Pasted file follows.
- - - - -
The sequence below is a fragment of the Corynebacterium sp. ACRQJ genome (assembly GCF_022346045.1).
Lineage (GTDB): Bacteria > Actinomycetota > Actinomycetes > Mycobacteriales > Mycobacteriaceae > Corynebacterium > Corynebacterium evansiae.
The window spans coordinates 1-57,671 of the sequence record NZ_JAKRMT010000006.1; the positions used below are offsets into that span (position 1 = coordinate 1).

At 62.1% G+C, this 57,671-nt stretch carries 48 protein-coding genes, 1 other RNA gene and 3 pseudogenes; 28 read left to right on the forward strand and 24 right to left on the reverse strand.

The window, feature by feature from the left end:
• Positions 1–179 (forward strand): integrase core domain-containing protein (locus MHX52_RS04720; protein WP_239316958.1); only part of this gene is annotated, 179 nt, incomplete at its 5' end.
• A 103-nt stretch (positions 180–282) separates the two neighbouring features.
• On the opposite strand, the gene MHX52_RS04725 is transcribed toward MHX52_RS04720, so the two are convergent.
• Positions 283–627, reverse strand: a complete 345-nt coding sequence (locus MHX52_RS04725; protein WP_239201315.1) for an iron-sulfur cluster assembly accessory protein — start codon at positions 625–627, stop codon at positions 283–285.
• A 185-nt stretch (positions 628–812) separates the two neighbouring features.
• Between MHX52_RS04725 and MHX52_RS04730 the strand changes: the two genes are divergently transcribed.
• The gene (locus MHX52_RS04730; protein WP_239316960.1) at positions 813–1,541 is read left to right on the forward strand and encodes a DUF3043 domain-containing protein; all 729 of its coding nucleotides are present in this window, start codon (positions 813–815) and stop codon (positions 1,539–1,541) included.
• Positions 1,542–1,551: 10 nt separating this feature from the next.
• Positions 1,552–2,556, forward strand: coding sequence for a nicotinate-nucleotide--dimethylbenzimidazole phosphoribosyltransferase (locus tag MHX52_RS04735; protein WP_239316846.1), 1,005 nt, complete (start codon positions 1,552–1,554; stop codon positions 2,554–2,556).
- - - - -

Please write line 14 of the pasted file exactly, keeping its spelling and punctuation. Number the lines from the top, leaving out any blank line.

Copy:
• Positions 1,552–2,556, forward strand: coding sequence for a nicotinate-nucleotide--dimethylbenzimidazole phosphoribosyltransferase (locus tag MHX52_RS04735; protein WP_239316846.1), 1,005 nt, complete (start codon positions 1,552–1,554; stop codon positions 2,554–2,556).